One tip: be open to other options. I tried to do an around-the-world ticket the next year as well because I wanted to go to Italy. The agent I talked with pointed out that simply exchanging the program ticket for a round trip (NZ to Italy) would be easier and cheaper: it was good for a year, and I could make a couple “stopovers” in the US. So I flew home on my “Italy” ticket, taking a stopover. 8 months later I flew from the US to Italy (on the same ticket), and returning back to the States (another stopover). The last segment, US to NZ, I discarded. Total cost: the USAP ticket + $300.

    Good luck. And remember, the AA or OneWorld agent you work with makes all the difference. If you’re on the phone and not getting the answers you want, hang up, call back, and talk to a different agent. Yeah, it’s that stupid. If you go through the Chch travel agency, well, you’re on your own.


    Fluid is the word.
    The offers, policies, and restrictions on these flights can change daily.
    All you can do is gather info and hope to get the right person on the phone, or work out a great deal.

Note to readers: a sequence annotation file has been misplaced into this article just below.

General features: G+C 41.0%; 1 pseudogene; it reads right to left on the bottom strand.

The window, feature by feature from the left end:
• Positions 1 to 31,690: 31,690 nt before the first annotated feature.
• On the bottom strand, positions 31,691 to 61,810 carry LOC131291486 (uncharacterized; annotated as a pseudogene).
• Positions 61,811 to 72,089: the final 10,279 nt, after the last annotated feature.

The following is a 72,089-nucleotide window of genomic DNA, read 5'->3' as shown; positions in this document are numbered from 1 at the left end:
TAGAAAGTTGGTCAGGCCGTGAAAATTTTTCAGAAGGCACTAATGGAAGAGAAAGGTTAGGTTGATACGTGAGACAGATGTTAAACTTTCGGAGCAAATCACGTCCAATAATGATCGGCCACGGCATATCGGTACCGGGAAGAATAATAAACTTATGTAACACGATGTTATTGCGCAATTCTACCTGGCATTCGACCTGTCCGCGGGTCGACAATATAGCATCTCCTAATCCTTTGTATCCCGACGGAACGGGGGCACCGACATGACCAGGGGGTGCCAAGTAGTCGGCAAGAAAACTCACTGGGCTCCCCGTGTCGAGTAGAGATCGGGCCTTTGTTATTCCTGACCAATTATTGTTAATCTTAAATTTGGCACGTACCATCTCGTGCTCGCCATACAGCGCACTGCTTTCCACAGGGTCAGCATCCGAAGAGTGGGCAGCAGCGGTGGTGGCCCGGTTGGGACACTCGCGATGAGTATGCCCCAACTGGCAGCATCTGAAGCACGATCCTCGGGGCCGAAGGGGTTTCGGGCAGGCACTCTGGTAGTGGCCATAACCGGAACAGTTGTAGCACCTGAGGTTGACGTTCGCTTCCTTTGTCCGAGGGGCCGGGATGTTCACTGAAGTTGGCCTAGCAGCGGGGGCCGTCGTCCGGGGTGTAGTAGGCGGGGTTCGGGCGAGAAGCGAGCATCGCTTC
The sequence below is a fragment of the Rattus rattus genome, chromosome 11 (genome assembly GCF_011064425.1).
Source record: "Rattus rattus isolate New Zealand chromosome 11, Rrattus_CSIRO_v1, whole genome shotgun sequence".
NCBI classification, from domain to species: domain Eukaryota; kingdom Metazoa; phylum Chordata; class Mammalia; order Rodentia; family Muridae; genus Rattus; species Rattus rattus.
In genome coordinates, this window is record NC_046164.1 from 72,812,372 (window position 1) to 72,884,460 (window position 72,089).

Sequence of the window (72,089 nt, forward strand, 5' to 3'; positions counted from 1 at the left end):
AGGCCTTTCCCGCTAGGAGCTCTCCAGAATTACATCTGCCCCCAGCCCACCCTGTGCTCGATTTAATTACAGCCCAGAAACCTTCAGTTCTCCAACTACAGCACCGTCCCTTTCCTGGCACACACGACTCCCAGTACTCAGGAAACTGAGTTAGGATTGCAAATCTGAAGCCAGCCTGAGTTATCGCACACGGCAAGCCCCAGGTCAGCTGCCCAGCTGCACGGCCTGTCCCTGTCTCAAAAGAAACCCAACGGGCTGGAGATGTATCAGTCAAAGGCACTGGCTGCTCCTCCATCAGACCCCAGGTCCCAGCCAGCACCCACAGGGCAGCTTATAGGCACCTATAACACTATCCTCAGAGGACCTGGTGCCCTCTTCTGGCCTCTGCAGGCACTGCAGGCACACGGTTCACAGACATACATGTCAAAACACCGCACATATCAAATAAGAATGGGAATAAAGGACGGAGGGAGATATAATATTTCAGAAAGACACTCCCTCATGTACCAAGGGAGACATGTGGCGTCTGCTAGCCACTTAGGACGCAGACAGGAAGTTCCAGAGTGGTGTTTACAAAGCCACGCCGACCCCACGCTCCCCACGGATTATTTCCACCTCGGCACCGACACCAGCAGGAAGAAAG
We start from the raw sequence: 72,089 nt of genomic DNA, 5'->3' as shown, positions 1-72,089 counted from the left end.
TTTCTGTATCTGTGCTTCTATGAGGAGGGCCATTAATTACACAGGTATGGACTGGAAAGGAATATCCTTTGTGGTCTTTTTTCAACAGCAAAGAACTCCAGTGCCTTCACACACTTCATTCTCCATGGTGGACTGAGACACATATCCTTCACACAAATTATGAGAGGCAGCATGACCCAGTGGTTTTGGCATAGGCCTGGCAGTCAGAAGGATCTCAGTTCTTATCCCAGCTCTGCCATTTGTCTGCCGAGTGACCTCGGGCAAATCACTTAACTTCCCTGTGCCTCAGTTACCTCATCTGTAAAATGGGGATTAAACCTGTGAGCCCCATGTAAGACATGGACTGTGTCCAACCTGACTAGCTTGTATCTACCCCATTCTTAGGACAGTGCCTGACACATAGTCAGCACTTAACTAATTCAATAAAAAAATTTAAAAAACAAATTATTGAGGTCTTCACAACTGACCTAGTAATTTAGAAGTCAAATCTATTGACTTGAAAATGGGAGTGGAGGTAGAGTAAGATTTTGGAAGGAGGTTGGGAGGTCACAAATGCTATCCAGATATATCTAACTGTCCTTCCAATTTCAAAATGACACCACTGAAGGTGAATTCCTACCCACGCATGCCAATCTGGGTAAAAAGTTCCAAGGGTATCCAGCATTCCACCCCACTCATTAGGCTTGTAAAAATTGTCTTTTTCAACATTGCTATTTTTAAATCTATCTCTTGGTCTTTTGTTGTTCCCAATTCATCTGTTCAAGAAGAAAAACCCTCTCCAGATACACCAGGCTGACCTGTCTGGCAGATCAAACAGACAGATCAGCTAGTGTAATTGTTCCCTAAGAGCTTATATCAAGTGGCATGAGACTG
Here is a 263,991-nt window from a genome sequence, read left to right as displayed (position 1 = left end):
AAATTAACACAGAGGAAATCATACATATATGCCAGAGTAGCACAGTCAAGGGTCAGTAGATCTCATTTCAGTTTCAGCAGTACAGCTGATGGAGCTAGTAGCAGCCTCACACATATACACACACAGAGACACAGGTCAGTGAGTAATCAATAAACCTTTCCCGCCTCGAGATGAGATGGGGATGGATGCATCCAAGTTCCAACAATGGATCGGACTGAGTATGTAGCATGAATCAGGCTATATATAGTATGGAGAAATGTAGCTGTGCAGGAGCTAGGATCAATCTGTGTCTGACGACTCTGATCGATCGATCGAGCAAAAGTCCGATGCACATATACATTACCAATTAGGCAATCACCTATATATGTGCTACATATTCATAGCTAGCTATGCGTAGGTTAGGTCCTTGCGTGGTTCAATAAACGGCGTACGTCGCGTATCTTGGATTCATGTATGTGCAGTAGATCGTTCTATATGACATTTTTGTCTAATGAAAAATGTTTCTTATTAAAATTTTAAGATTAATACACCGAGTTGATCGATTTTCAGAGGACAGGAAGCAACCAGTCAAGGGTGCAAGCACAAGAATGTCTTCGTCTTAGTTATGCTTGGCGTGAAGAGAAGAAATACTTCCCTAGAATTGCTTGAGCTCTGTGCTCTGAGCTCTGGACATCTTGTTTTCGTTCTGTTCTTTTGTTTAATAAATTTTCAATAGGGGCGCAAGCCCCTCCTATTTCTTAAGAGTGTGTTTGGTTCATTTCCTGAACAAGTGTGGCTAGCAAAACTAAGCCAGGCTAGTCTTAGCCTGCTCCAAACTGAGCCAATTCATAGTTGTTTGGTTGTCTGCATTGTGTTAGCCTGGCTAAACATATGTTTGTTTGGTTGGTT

But just as knowing what days to travel on a one leg journey helps you get a better price, planning your trip around the alliances’ hubs will likely help too. You can always look for inexpensive options to move around from the preferred stops that are outside your ticket.


    Here’s a link to the Google map that I’ve been using to plan out this trip; it only includes the places that we’re fairly sure we are going to put in right now, i.e the destinations on the Oneworld ticket and the few places that we know we want to visit through other means. Eventually I plan on adding things like hotels, restaurants, and other places that we might want to visit, so while we travel we can use this map as a reference guide too (assuming we have internet). To clarify, the trips to Angkor Wat, Oslo, Marrakesh, and the flight to Atlanta are going to be separate from the RTW ticket, since it didn’t make sense to include them with it. Also, some of the locations for the airports look like they’re horribly wrong; I just used the search box on Google Maps to locate the airport, and I’m pretty sure it put a few of them in areas that are obviously not airports.

    I built this itinerary using the Oneworld trip planner first, which does a pretty impressive job of validating your plans against all of their rules. After you add a destination you can also use it to search for actual flights to it, which is nice because then you know for sure how many total jumps you’ll end up using in order to visit somewhere. It’s a little frustrating though, because they recently added different icons to show you which cities are a direct, single connection, or multiple connection flight from your departing city, only sometimes it’s completely wrong – the city will show up as a direct flight, but you scan through 3 or 4 weeks and there isn’t a single direct flight.